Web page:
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Canada’s policy on the export/import of cannabis draws criticism

The policy on the export and import of cannabis that the government of Canada has set, without officially announcing the reason for the ban on the import of cannabis, has drawn a lot of criticism. Jamaica and Colombia are among the countries most riled up by the fact that even though Canada exports huge quantities of cannabis, the import is forbidden.



This picture show a building in Ottawa.

Jamaica’s Minister of Trade and Industry plans to file a formal complaint to the Government of Canada for refusing to allow commercial imports of cannabis to the country, while at the same time exporting cannabis to almost every continent in the world.

About two years ago, Cannabis Magazine first revealed the Canadian Ministry of Health’s decision not to allow commercial imports of cannabis into the country. The decision was made in response to the magazine’s request amid reports by Israeli companies about agreements for the expected export of cannabis to Canada.

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Canada’s reason for banning the import of cannabis was never officially presented

This policy of the Canadian Ministry of Health, according to which medical cannabis can not be imported into Canada at all commercially, is now leading to official allegations against the Government of Canada and public doubts that it may be in breach of procedures or allegedly violate international trade regulations.

“The Canadian government’s refusal to allow the commercial import of cannabis is hurting investors,” Jamaica’s Commerce and Industry Minister Audley Shaw told MJBizDaily. He said the Jamaican government even intended to lodge a formal complaint with the Canadian government over the “unfortunate policy, which deserves to be re-examined.”

The reason for Canada’s ban on importing cannabis into its territory has never been officially announced. However, it is assumed that it is simply a Canadian interest to keep the local industry flourishing and prevent competition from abroad that would harm local cannabis companies.

Not only Jamaicans, but also Colombians are angry about the situation

 “They (Canada) do not respect international trade practices,” said a director of a Colombian cannabis company who preferred to remain anonymous. He said “You can not approve export and not approve import. Our products are pharma and cheaper than Canada’s. The patients want them and there is no reason not to confirm it. “

Even in the Canadian cannabis industry itself there are those who are angry about the embargo on importing cannabis to Canada. Industry executives and investors argue that the ban on imports creates an unfair market vis-à-vis the powerful manufacturers in Canada and constitutes a direct harm even to Canadian patients who they claim are barred from cheaper alternatives from abroad.

On the other hand, George Smitherman, CEO of the Canadian Cannabis Council – an institution based in Ottawa that represents licensed cannabis producers – claimed that “we are in favor of initiatives that preserve the existing market for Canadian players already invested in the industry.”

According to Smitherman, “If there is one thing that Canada does not lack, it is expertise in regulation and growing under stringent conditions in order to provide quality medical cannabis to our patients. Therefore, one does not have to be very smart to understand that there is no need to import, and it is not surprising that we export, since we are the leading country with a significant advantage in knowledge in the cultivation and production of medical cannabis.”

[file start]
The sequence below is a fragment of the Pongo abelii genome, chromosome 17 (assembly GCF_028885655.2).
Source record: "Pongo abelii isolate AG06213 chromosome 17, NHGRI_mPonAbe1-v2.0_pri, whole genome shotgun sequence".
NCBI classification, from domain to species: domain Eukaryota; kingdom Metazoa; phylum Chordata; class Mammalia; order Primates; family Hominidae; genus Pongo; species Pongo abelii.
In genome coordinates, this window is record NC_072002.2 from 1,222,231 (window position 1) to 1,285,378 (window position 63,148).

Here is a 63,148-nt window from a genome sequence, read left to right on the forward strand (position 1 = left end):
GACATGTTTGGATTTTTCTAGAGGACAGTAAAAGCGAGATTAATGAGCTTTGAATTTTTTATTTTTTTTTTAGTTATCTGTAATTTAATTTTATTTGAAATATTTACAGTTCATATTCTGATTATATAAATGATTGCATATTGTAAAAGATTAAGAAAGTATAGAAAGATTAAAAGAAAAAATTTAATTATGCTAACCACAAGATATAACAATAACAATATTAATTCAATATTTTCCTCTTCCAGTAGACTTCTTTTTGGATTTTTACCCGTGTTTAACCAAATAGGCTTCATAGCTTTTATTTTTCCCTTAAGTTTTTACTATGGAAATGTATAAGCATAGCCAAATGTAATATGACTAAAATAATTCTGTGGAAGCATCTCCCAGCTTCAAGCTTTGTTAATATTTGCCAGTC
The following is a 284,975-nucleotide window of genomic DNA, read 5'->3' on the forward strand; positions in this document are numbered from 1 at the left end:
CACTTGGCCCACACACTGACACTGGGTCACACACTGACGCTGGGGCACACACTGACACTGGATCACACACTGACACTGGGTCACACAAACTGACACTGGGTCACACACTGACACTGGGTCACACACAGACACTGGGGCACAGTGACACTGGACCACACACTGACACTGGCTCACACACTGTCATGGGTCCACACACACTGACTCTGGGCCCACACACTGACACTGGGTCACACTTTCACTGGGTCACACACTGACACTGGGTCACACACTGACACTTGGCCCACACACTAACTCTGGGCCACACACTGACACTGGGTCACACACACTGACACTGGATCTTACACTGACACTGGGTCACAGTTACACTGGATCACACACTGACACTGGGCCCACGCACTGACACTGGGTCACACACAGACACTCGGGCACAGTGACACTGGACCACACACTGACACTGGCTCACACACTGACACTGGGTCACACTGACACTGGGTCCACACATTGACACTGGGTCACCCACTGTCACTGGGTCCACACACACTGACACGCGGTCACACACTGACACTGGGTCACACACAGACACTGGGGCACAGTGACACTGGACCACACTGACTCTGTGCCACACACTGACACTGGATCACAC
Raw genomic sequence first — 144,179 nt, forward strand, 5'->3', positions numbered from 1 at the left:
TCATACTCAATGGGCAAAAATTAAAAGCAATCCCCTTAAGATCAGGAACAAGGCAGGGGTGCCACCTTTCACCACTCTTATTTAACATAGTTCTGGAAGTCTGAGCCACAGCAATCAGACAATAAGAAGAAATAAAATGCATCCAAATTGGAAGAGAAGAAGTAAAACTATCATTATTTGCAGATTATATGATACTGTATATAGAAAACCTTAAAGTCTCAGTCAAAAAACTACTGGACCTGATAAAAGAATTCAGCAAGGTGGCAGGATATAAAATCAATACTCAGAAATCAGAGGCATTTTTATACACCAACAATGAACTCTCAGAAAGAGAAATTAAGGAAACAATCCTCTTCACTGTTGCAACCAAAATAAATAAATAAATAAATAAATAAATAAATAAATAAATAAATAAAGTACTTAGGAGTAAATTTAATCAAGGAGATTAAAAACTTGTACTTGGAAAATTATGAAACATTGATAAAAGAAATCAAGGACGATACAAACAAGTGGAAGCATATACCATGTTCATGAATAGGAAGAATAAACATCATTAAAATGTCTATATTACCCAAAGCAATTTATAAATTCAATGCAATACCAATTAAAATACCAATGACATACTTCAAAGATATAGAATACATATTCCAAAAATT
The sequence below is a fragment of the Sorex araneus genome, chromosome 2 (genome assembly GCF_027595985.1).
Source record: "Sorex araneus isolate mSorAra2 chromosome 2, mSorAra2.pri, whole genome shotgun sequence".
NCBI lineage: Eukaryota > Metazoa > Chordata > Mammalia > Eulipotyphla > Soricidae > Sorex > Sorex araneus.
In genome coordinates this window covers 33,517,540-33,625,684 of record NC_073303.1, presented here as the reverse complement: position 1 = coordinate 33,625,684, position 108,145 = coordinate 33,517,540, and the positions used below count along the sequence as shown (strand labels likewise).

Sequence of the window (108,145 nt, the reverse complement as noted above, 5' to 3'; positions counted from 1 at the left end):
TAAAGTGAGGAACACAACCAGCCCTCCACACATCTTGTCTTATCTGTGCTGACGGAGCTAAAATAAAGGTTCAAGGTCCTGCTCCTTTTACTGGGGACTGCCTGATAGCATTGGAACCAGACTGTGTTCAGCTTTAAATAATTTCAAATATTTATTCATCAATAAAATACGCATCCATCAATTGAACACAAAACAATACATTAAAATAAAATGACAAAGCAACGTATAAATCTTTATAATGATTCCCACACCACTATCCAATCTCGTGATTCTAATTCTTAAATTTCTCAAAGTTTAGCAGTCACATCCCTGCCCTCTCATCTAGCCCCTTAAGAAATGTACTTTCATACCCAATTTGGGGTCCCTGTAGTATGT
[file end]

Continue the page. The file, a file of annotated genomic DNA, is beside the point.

Canada has no problem exporting, and it does so in a big way

According to official data released by the Canadian Ministry of Health in 2019 alone, Canada exported 3,740 kg of cannabis inflorescences, mainly to Germany, and 5,000 liters of cannabis oil.

In 2020 the export figures from Canada are even higher. According to a study by Cannabis Magazine, Canada exported over 2.5 tons of cannabis inflorescences to Israel alone this year. Along with a corresponding increase in exports to Germany, this is a doubling or even a tripling of Canadian export data by the end of the year.

In Israel, the situation is exactly the opposite: the export of cannabis is forbidden, but the import is allowed. The principal permit for the import of cannabis was issued towards the end of 2019 following the initiative of Cannabis Magazine, for the purpose of resolving the severe shortage in which the Israeli cannabis market found itself.

In January 2020, the first import arrived on a flight from Portugal to Israel, and since then, in about six months, Israel has overtaken Germany and is currently leading the table of the largest cannabis importers in the world, having already imported about 8 tons. According to the current import rate, Israel will increase its import data even further by the end of 2020.


(Featured image by festivio via Pixabay)

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J. Frank Sigerson is a business and financial journalist primarily covering crypto, cannabis, crowdfunding, technology, and marketing. He also writes about the movers and shakers in the stock market, especially in biotech, healthcare, mining, and blockchain. In the past, he has shared his thoughts on IT and design, social media, pop culture, food and wine, TV, film, and music. His works have been published in,, Seeking Alpha, Mogul, Small Cap Network, CNN,, among others.